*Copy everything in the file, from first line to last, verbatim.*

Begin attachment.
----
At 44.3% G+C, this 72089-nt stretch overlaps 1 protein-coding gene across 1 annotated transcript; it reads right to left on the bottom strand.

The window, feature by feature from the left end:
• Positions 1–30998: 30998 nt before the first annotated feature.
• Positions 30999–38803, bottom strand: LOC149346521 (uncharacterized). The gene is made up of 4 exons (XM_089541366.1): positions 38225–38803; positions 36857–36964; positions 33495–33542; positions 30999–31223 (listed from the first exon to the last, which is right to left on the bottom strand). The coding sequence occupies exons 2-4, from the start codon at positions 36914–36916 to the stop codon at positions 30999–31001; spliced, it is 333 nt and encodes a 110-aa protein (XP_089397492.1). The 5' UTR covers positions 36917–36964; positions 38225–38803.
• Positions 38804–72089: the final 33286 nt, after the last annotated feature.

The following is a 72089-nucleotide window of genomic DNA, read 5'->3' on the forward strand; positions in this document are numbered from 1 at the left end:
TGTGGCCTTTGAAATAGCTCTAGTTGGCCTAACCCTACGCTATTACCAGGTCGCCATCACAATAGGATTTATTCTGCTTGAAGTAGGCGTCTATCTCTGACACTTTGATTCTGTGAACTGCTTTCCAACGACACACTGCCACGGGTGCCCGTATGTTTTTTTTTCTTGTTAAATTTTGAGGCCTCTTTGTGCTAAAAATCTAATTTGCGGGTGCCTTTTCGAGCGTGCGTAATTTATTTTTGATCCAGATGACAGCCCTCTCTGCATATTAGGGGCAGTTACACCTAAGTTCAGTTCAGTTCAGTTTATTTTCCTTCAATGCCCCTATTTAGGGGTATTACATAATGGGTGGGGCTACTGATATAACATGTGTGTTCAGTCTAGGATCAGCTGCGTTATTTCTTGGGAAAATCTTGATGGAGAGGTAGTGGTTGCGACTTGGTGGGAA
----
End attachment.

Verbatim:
At 44.3% G+C, this 72089-nt stretch overlaps 1 protein-coding gene across 1 annotated transcript; it reads right to left on the bottom strand.

The window, feature by feature from the left end:
• Positions 1–30998: 30998 nt before the first annotated feature.
• Positions 30999–38803, bottom strand: LOC149346521 (uncharacterized). The gene is made up of 4 exons (XM_089541366.1): positions 38225–38803; positions 36857–36964; positions 33495–33542; positions 30999–31223 (listed from the first exon to the last, which is right to left on the bottom strand). The coding sequence occupies exons 2-4, from the start codon at positions 36914–36916 to the stop codon at positions 30999–31001; spliced, it is 333 nt and encodes a 110-aa protein (XP_089397492.1). The 5' UTR covers positions 36917–36964; positions 38225–38803.
• Positions 38804–72089: the final 33286 nt, after the last annotated feature.

The following is a 72089-nucleotide window of genomic DNA, read 5'->3' on the forward strand; positions in this document are numbered from 1 at the left end:
TGTGGCCTTTGAAATAGCTCTAGTTGGCCTAACCCTACGCTATTACCAGGTCGCCATCACAATAGGATTTATTCTGCTTGAAGTAGGCGTCTATCTCTGACACTTTGATTCTGTGAACTGCTTTCCAACGACACACTGCCACGGGTGCCCGTATGTTTTTTTTTCTTGTTAAATTTTGAGGCCTCTTTGTGCTAAAAATCTAATTTGCGGGTGCCTTTTCGAGCGTGCGTAATTTATTTTTGATCCAGATGACAGCCCTCTCTGCATATTAGGGGCAGTTACACCTAAGTTCAGTTCAGTTCAGTTTATTTTCCTTCAATGCCCCTATTTAGGGGTATTACATAATGGGTGGGGCTACTGATATAACATGTGTGTTCAGTCTAGGATCAGCTGCGTTATTTCTTGGGAAAATCTTGATGGAGAGGTAGTGGTTGCGACTTGGTGGGAA